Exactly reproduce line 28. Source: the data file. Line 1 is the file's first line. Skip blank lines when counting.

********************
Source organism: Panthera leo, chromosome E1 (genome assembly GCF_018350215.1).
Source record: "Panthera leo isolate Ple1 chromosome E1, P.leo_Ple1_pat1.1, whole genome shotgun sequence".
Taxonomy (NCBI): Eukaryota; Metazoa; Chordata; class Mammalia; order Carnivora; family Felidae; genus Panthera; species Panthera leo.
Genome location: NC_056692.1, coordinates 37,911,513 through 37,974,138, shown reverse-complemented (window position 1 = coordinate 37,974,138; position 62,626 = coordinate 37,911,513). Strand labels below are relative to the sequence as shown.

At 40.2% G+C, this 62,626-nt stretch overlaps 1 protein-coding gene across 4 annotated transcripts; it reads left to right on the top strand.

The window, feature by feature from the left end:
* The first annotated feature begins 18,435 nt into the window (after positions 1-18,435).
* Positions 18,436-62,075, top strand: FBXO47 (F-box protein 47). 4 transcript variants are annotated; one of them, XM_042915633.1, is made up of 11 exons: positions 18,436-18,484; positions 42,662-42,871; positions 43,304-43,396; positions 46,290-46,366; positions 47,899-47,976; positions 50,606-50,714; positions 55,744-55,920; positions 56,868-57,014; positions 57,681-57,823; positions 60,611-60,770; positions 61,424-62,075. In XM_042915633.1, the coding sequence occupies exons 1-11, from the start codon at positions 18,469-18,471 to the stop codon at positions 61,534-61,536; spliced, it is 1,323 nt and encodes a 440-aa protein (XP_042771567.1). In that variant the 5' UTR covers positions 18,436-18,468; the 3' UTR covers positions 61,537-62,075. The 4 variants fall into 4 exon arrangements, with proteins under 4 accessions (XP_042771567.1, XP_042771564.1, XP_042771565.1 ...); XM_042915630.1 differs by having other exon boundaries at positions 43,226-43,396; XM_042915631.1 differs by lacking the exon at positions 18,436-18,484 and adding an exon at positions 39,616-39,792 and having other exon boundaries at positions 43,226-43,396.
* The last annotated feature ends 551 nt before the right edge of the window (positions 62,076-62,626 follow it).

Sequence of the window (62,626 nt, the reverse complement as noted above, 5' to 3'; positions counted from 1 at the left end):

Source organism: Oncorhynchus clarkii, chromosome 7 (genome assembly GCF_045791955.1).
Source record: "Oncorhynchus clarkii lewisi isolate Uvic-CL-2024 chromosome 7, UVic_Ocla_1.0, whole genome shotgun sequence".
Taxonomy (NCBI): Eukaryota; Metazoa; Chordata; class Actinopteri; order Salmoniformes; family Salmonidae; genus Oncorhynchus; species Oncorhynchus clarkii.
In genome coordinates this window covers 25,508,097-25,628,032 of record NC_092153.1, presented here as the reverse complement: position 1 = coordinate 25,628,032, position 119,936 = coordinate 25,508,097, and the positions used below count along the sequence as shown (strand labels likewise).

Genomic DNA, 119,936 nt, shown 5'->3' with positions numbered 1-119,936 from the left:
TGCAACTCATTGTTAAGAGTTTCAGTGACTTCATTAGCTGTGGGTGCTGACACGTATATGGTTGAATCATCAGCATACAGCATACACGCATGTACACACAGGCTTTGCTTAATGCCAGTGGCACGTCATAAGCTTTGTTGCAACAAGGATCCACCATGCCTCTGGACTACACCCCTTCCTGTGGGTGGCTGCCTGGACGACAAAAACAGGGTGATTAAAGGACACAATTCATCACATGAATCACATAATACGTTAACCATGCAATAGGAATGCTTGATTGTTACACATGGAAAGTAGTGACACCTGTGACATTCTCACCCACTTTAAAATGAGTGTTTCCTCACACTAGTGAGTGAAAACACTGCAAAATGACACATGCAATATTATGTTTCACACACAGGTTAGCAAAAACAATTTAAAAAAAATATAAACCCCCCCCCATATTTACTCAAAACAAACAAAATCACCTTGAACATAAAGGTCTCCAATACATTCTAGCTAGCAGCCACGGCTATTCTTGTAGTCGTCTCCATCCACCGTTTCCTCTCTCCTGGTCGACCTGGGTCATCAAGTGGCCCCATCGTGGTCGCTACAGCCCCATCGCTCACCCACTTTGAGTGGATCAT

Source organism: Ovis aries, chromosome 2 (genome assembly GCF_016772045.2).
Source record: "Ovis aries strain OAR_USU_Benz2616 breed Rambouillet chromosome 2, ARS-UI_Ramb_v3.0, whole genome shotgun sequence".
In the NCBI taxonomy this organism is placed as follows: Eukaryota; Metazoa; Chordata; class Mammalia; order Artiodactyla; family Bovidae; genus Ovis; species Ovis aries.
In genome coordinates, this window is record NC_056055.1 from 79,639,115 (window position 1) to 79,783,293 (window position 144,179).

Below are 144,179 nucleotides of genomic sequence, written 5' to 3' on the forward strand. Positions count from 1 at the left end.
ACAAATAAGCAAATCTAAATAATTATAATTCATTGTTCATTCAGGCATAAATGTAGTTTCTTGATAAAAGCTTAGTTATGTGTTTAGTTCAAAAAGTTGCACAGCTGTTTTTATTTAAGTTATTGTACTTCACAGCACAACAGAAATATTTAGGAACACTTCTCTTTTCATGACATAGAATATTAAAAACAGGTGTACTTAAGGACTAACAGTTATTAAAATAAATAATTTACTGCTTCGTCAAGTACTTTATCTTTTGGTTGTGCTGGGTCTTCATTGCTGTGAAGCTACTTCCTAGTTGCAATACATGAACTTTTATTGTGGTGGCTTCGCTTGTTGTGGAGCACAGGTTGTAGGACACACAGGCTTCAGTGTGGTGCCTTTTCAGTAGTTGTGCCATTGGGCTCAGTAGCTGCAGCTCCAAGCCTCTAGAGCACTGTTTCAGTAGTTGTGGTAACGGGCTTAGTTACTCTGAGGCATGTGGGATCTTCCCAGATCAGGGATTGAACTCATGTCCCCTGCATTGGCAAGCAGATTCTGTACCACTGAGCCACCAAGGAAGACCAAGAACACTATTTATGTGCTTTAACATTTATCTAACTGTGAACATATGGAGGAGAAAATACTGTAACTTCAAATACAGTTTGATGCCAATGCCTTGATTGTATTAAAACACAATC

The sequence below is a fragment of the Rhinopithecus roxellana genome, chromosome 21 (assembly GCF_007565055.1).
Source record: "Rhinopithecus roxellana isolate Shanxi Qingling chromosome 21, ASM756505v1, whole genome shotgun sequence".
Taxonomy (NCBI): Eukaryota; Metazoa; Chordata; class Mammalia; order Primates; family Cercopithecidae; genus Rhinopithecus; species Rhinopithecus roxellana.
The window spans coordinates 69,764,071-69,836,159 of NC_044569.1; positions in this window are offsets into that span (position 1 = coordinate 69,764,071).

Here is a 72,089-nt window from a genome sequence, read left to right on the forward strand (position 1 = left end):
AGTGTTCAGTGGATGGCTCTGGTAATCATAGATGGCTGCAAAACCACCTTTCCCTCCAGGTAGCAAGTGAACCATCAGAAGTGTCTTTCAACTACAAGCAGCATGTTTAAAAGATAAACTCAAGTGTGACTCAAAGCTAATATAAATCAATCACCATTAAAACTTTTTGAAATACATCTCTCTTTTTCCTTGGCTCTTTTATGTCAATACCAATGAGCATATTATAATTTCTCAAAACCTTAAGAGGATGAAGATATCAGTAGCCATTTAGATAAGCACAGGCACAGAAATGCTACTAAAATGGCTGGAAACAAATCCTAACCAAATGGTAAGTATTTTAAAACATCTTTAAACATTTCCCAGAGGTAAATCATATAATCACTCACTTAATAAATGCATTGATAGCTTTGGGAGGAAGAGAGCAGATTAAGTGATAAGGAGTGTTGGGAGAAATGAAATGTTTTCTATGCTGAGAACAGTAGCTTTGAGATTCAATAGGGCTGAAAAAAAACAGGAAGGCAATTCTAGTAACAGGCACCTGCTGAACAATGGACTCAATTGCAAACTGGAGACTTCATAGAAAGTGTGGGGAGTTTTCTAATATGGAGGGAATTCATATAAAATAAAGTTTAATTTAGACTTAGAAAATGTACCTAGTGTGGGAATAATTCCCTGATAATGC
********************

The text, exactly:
AGTGTTCAGTGGATGGCTCTGGTAATCATAGATGGCTGCAAAACCACCTTTCCCTCCAGGTAGCAAGTGAACCATCAGAAGTGTCTTTCAACTACAAGCAGCATGTTTAAAAGATAAACTCAAGTGTGACTCAAAGCTAATATAAATCAATCACCATTAAAACTTTTTGAAATACATCTCTCTTTTTCCTTGGCTCTTTTATGTCAATACCAATGAGCATATTATAATTTCTCAAAACCTTAAGAGGATGAAGATATCAGTAGCCATTTAGATAAGCACAGGCACAGAAATGCTACTAAAATGGCTGGAAACAAATCCTAACCAAATGGTAAGTATTTTAAAACATCTTTAAACATTTCCCAGAGGTAAATCATATAATCACTCACTTAATAAATGCATTGATAGCTTTGGGAGGAAGAGAGCAGATTAAGTGATAAGGAGTGTTGGGAGAAATGAAATGTTTTCTATGCTGAGAACAGTAGCTTTGAGATTCAATAGGGCTGAAAAAAAACAGGAAGGCAATTCTAGTAACAGGCACCTGCTGAACAATGGACTCAATTGCAAACTGGAGACTTCATAGAAAGTGTGGGGAGTTTTCTAATATGGAGGGAATTCATATAAAATAAAGTTTAATTTAGACTTAGAAAATGTACCTAGTGTGGGAATAATTCCCTGATAATGC